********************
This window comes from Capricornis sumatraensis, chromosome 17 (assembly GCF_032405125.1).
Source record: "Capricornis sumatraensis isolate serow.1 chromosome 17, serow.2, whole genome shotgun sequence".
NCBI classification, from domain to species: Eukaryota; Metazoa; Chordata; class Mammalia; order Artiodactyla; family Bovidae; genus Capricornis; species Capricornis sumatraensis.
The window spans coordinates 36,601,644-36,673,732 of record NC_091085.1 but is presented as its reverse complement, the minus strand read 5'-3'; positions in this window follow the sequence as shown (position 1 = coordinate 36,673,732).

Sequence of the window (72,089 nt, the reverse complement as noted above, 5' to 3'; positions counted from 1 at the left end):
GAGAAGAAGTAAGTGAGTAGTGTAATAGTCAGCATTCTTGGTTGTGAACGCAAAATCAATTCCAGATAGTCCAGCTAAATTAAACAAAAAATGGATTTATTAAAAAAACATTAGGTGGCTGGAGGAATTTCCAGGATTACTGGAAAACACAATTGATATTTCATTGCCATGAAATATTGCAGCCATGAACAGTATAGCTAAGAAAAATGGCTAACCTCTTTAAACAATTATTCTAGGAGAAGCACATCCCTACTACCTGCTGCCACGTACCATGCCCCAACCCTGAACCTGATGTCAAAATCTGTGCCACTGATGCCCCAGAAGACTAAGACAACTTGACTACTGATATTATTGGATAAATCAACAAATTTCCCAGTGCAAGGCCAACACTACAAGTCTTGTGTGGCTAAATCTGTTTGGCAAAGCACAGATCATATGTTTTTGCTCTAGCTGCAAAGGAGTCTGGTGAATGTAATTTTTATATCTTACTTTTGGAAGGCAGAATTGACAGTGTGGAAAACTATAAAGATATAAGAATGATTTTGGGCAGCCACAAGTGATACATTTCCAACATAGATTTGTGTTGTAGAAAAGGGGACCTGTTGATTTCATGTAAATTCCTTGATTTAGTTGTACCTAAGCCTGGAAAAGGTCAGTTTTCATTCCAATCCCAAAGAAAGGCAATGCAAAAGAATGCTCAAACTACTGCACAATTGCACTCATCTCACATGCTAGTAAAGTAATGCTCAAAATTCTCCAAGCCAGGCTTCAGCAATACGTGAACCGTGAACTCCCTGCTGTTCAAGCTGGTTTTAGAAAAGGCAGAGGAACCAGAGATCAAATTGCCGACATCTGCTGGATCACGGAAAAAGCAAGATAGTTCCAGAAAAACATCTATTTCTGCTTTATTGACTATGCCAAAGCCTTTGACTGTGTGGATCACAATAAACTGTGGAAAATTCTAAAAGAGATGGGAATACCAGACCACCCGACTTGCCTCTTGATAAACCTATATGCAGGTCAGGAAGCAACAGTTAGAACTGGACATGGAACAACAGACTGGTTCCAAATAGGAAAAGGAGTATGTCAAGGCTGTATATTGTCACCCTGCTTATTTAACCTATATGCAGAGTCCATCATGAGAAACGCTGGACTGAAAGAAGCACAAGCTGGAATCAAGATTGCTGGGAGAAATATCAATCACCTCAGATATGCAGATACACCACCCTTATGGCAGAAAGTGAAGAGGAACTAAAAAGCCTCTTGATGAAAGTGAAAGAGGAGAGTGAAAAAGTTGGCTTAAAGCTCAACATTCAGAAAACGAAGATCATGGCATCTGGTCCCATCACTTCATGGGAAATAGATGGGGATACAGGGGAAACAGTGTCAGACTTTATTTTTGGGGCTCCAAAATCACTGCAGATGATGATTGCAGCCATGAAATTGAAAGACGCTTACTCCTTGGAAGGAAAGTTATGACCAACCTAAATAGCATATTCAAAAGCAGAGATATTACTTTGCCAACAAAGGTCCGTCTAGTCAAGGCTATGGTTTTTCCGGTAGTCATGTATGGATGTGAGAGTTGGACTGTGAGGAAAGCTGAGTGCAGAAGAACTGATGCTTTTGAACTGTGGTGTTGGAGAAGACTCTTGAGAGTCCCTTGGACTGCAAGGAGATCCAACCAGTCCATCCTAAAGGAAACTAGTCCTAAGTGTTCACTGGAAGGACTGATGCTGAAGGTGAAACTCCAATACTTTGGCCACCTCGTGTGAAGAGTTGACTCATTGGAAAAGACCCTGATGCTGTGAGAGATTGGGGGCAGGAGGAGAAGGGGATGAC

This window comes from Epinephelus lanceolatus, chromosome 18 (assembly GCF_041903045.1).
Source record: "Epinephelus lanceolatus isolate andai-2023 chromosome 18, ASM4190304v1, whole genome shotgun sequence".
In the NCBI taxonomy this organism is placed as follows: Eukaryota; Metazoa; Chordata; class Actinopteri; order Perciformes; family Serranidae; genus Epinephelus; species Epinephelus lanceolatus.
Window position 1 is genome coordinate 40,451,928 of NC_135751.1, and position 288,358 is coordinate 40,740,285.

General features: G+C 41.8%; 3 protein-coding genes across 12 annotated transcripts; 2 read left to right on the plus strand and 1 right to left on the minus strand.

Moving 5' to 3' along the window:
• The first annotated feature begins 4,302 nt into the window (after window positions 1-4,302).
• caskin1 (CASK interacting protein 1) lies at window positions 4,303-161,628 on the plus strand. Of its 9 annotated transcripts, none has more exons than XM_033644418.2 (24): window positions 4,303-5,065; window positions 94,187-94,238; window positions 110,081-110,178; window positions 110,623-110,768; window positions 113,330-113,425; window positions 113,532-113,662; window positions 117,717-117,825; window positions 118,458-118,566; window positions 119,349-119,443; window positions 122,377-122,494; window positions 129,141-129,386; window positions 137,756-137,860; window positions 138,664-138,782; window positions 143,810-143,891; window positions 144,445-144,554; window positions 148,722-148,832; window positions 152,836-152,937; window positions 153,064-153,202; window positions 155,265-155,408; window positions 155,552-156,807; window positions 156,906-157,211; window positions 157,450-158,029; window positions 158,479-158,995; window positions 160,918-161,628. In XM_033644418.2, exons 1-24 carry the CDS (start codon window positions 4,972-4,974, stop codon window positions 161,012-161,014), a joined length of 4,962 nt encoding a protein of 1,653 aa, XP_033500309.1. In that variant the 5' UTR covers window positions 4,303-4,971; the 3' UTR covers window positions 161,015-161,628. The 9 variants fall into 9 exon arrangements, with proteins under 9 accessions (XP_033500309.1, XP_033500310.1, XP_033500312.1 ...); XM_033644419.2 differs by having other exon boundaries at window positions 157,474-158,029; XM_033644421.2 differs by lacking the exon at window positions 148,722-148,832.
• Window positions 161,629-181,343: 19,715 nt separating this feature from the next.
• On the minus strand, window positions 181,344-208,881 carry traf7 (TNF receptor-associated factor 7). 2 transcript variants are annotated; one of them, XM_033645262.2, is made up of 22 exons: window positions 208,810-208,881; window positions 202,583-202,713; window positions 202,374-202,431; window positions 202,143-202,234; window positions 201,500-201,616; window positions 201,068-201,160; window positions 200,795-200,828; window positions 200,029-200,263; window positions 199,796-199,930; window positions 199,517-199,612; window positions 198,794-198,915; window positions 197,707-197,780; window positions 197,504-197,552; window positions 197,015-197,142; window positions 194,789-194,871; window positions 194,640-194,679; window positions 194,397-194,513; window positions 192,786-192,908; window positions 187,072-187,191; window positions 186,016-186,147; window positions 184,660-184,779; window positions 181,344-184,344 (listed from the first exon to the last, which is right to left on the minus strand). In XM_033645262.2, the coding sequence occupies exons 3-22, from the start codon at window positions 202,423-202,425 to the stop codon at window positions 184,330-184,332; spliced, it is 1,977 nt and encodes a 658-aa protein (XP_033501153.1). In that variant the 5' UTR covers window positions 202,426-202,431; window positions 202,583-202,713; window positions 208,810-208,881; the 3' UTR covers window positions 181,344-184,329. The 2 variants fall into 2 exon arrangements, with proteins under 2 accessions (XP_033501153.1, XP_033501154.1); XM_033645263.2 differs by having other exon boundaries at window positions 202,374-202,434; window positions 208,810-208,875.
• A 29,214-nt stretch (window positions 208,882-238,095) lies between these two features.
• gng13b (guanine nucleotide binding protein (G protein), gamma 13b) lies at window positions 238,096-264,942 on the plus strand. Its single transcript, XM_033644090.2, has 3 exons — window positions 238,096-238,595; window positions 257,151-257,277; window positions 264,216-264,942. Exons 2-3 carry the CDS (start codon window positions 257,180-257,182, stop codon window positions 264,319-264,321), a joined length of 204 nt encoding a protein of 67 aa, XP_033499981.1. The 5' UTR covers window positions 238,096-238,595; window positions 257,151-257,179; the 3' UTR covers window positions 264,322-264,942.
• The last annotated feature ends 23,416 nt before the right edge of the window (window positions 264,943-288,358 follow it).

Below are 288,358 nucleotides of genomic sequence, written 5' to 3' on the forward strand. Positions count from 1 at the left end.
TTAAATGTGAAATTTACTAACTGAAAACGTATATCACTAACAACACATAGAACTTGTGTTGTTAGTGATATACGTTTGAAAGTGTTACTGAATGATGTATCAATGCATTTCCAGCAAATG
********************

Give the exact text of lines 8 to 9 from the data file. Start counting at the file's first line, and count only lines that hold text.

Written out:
Source record: "Epinephelus lanceolatus isolate andai-2023 chromosome 18, ASM4190304v1, whole genome shotgun sequence".
In the NCBI taxonomy this organism is placed as follows: Eukaryota; Metazoa; Chordata; class Actinopteri; order Perciformes; family Serranidae; genus Epinephelus; species Epinephelus lanceolatus.